That info raises further questionsin arduis fidelis 35 weeks ago
First, with such global credentials and having been around for so long, why has it not been looked at way before now by the Acute Trusts or by NPFiT/CfH
Secondly (and more importantly) if there are deployments of Vista in Finland, Denmark and Germany, why is HSCIC using £300,000 on a US exchange programme, surely it would be more cost effective working with European health organisations that have already adapted the software to fit their health structures??
here herein arduis fidelis 35 weeks ago
The more I looked at this the more a familiar pattern started to come together and Lorenzo was its name.
I thought the idea of "the Big EPR debate", the new DoH/NHS E guidelines for EPRs was to support the digitisation by 2018 pipedream. So surely the impetus should be to get those Trusts that have not yet started with EPRs (haven't they had long enough now) to take the first steps on the road. Surely looking into another non-NHS product and how to develop it to fit an NHS Trust and then taking the time to programme, develop, test and pilot a new system is just presenting laggard trusts with another excuse to delay any action!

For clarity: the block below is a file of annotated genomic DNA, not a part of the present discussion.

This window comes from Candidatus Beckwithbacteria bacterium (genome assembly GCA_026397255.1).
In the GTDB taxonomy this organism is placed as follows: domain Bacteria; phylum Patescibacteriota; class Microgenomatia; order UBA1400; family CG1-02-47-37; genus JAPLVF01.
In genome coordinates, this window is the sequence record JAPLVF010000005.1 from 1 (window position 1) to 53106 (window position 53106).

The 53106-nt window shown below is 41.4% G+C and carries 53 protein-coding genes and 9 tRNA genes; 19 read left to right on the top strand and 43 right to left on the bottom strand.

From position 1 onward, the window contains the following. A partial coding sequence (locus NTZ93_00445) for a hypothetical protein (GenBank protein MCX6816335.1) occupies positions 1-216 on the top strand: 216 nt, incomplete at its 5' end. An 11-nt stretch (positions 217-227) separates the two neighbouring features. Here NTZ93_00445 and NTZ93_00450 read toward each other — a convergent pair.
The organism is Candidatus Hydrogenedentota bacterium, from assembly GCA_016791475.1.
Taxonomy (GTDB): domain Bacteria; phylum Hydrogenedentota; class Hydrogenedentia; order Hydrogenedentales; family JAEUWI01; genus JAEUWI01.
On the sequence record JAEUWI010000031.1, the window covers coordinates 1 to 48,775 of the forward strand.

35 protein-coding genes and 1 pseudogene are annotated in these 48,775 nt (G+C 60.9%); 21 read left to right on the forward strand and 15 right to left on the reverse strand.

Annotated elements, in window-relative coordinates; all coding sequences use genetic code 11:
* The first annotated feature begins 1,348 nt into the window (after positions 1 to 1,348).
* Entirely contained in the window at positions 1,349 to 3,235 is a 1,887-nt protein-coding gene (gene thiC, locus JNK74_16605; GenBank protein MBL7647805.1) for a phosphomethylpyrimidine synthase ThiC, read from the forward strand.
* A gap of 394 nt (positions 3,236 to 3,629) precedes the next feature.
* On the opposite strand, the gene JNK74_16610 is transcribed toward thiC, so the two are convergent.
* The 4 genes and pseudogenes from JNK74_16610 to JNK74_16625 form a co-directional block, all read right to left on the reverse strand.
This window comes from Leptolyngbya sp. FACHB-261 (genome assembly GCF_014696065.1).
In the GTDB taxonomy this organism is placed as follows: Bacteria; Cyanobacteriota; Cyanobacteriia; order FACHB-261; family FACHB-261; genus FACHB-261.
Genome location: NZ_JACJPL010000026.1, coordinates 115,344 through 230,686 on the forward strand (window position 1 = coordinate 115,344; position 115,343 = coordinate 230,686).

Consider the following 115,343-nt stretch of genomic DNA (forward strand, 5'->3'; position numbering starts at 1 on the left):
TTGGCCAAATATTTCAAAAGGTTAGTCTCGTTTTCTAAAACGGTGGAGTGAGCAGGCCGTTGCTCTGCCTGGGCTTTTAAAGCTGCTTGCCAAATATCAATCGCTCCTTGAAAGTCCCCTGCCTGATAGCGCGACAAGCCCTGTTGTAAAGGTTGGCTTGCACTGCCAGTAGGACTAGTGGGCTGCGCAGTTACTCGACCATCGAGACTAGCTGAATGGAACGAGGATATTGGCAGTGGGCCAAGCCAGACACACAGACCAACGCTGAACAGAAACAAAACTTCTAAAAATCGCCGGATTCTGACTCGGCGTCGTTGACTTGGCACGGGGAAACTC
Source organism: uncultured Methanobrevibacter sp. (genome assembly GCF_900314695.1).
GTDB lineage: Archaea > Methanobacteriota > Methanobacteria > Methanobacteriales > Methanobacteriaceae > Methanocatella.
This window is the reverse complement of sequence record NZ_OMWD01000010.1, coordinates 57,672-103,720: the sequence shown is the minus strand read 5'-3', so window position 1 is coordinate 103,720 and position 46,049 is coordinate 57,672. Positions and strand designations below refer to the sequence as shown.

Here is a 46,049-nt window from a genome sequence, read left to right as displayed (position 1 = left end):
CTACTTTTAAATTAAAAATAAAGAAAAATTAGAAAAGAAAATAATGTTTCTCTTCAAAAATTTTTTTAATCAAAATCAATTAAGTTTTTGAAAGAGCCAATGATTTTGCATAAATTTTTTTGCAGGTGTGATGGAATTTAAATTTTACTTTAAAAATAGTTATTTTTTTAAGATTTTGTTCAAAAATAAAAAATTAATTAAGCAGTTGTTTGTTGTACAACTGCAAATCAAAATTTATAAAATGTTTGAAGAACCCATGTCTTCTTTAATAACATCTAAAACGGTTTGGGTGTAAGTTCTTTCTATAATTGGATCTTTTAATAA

Is there a full deployment of Lorenzo anywhere since it was first "evaluated" (i use the term loosely), selected and presented as the National option for an EPR system all those years ago - almost a decade?
I'm all for open source, but surely there must be home developed systems that are closer to being a finished product than an NHS development of the US VAs Vista system.
Other modern open source EPR's are available...ehealthsolutions 35 weeks ago
If NHS England is serious about developing an open source EPR then they should examine ALL the free/open source alternatives.